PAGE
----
The diagnosis of the origin of facial pain is a convoluted, complicated issue. Few patients present with an unrestored dentition and a clear history as to the nature of their problem. The origins of orofacial pain can range from neoplasms to syndromes of psychogenic origin. It is incumbent upon the clinician to consider all alternatives from the obvious to the esoteric.
The patient presented to the Mt. Sinai dental clinic with a complaint of “pain in my jaw joint on the right”. The medical history was non-contributory. There had been a negative neurology evaluation due to episodes of migraine with aura. The problem had been present for approximately fifteen years but only recently had become annoying enough to seek treatment. The patient stated the pain was like an inflamed, “pumped-up” sensation, similar to a swollen knee. The pain was often present in the morning and was not usually exacerbated with jaw function. Tylenol was used to no effect. A limitation of mandibular opening was also noted. The patient is a mechanic and when bending during work he felt discomfort and a restriction in jaw movement. Right-sided clicking was noted by the patient and had worsened in recent months. There were no reports of altered sensation within the head/neck region.
The extraoral and intraoral examinations were non-contributory with regard to sites of tenderness to palpation. Condylar translation was equal. There were inconsistent, reciprocal joint sounds associated with the right TMJ. The range of mandibular opening was within normal limits and was not associated with discomfort. The dentition was heavily restored and the level of care was suboptimal (Fig. 1). Due to the patient’s complaint of a change in his symptoms with different head postures, the original differential diagnosis was “TMD-like symptoms complicated by possible vascular abnormality.”
The patient was convinced as to the origin of his problem, stating that his right TMJ was sore, like “any sore joint”. Attempts at symptom management with anti-inflammatory and muscle-relaxant medications was suggested on the condition that the patient attend an appointment for a neurology consultation, as the nature of his symptoms did not support a diagnosis of a TMD alone.
Upon re-evaluation, the TMD-like symptoms had subsided somewhat but the sensation of the chief complaint had not changed. The patient stated that he had already seen a neurologist and that he would not seek another consultation, as he was insistent on the diagnosis of a “TMJ problem”. A referral was then made to an otolaryngological surgeon as the patient was told yet again that there could be a serious, underlying problem that was not related to his self-diagnosis.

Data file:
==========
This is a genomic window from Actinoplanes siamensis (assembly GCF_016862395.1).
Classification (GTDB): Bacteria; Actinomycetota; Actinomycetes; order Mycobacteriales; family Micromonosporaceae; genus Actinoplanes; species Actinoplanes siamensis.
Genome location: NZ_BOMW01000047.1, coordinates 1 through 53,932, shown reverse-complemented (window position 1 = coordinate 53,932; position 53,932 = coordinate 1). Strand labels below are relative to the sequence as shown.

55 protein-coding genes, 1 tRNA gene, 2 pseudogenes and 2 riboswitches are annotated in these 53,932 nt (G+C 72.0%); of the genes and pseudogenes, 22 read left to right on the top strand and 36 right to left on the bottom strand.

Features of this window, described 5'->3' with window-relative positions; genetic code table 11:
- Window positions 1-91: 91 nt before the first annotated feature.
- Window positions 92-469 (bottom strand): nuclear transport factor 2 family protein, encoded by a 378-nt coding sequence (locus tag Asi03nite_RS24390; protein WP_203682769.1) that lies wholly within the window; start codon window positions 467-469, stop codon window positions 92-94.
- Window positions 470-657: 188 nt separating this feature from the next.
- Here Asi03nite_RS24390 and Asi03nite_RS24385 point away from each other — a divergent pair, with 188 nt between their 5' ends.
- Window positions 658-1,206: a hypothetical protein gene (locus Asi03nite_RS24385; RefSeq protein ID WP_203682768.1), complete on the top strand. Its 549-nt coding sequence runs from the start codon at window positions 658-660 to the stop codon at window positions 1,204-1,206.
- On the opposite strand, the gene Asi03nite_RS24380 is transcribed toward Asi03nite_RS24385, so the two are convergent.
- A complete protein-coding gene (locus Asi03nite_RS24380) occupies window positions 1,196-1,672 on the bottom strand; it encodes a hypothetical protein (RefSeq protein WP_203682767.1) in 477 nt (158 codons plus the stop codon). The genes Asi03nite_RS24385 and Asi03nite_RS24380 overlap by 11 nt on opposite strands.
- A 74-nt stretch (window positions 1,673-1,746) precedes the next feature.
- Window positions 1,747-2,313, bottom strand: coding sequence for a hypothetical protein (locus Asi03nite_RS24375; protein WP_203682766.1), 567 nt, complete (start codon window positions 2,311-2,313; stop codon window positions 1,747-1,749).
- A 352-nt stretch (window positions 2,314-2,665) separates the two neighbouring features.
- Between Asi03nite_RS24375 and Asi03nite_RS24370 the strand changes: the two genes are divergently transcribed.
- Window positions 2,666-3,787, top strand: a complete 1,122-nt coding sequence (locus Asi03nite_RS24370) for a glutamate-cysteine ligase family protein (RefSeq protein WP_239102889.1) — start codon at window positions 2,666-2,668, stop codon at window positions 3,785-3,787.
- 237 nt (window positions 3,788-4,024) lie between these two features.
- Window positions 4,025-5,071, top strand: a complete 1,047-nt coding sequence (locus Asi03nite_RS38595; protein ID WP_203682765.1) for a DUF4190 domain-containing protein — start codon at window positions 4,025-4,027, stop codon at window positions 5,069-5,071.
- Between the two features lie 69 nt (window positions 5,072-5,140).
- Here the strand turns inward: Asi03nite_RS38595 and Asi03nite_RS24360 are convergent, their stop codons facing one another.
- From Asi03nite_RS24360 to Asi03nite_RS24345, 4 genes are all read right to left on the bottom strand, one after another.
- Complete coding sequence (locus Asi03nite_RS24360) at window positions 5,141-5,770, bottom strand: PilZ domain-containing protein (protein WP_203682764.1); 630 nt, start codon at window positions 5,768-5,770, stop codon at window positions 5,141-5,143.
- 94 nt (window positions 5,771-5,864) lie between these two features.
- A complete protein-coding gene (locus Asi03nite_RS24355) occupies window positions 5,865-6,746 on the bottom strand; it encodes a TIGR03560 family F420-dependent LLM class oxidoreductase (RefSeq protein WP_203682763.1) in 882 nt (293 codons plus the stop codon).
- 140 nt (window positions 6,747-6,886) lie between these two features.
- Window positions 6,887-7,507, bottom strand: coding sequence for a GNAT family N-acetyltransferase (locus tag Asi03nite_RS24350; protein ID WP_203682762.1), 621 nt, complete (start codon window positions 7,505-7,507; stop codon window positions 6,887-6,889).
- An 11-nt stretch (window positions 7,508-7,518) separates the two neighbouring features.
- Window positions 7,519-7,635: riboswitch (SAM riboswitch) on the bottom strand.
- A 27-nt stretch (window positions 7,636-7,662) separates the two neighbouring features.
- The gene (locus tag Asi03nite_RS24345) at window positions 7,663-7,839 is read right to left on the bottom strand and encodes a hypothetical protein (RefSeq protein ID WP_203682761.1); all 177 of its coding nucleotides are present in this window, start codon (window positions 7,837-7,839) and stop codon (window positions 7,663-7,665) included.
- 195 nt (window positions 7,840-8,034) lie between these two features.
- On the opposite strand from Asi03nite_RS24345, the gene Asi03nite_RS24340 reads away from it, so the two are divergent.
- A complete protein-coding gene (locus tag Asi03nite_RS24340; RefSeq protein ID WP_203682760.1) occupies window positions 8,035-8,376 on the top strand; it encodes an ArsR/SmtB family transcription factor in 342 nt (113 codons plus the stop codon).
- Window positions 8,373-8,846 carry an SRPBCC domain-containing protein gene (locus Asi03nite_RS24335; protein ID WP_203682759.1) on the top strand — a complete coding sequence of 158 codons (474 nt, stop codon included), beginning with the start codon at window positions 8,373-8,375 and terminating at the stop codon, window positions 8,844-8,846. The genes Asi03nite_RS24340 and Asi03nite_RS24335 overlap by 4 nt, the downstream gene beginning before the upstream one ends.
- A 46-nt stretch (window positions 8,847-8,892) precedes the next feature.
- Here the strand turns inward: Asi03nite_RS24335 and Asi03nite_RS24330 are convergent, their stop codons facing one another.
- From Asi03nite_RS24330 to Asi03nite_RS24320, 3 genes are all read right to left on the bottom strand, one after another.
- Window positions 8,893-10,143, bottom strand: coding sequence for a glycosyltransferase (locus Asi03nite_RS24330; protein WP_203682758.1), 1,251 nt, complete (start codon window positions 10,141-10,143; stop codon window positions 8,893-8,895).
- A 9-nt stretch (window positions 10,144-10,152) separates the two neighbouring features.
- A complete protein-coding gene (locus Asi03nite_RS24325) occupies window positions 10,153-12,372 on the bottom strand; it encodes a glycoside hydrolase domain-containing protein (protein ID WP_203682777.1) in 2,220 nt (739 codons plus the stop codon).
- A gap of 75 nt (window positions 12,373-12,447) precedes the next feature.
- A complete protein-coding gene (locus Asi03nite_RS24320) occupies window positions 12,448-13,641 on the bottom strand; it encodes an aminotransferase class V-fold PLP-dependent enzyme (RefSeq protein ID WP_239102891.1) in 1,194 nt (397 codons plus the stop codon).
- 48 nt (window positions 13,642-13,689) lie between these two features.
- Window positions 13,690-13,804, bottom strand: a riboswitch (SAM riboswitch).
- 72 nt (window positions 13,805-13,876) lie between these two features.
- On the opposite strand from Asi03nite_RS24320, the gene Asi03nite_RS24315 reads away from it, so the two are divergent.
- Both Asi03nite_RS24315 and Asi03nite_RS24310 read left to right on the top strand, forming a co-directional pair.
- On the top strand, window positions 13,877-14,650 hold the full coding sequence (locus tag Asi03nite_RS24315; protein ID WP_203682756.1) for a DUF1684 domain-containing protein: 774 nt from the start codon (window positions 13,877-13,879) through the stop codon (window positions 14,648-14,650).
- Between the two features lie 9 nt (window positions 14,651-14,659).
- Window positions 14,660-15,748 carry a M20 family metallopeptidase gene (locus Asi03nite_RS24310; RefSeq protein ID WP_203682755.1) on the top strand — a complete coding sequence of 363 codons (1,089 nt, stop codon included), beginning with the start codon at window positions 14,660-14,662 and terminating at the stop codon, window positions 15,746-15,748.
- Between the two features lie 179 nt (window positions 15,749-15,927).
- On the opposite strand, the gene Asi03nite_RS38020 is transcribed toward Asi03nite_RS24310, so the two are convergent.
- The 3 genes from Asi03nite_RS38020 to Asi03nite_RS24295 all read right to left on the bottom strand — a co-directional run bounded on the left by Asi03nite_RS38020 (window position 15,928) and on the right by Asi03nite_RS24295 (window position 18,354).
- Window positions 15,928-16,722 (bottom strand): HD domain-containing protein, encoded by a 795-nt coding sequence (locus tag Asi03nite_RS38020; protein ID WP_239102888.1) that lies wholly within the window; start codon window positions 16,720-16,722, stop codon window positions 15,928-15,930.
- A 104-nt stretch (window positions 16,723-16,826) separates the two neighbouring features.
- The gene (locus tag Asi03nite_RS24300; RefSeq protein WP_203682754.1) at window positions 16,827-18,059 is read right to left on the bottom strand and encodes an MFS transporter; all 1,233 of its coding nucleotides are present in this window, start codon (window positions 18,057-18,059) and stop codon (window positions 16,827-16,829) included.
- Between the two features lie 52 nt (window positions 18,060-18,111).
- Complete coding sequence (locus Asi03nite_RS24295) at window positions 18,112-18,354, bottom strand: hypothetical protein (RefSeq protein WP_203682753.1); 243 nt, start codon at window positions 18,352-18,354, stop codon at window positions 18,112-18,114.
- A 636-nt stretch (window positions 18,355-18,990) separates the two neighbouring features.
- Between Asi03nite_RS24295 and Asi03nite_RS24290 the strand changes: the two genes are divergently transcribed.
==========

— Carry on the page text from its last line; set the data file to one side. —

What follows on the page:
The patient attended the ENT consultation where the surgeon stated he could not account for the complaint of right preauriciular pain and swelling. An ultrasound was ordered and the results suggested “cystic spaces and calcium deposits”, which could be representative of a phlebolith. Thus, the possibility of a hemangiomatous-type lesion was suspected. The ultrasound also revealed a 3cm heterogeneous mass located along the deep surface of the right masseter muscle. The lesion appeared to invaginate into the muscle superiorly, extending under the zygoma to lie medial to it and adjacent to the head of the temporalis muscle.
A second, abnormal area was found lying along the medial border of the lateral pterygoid muscle. There were calcifications within the lesion. The final diagnosis was that of a hemangioma with at least two foci. The patient underwent percutaneous embolization therapy. Embolization is a treatment used in an attempt to terminate or reduce blood flow to a lesion in the head, neck, or skull base region. The procedure is usually performed in conjunction with diagnostic angiography and most often is completed in one session.1 Percutaneous embolization in this case involved injection of approximately 3cc of absolute alcohol into the malformations.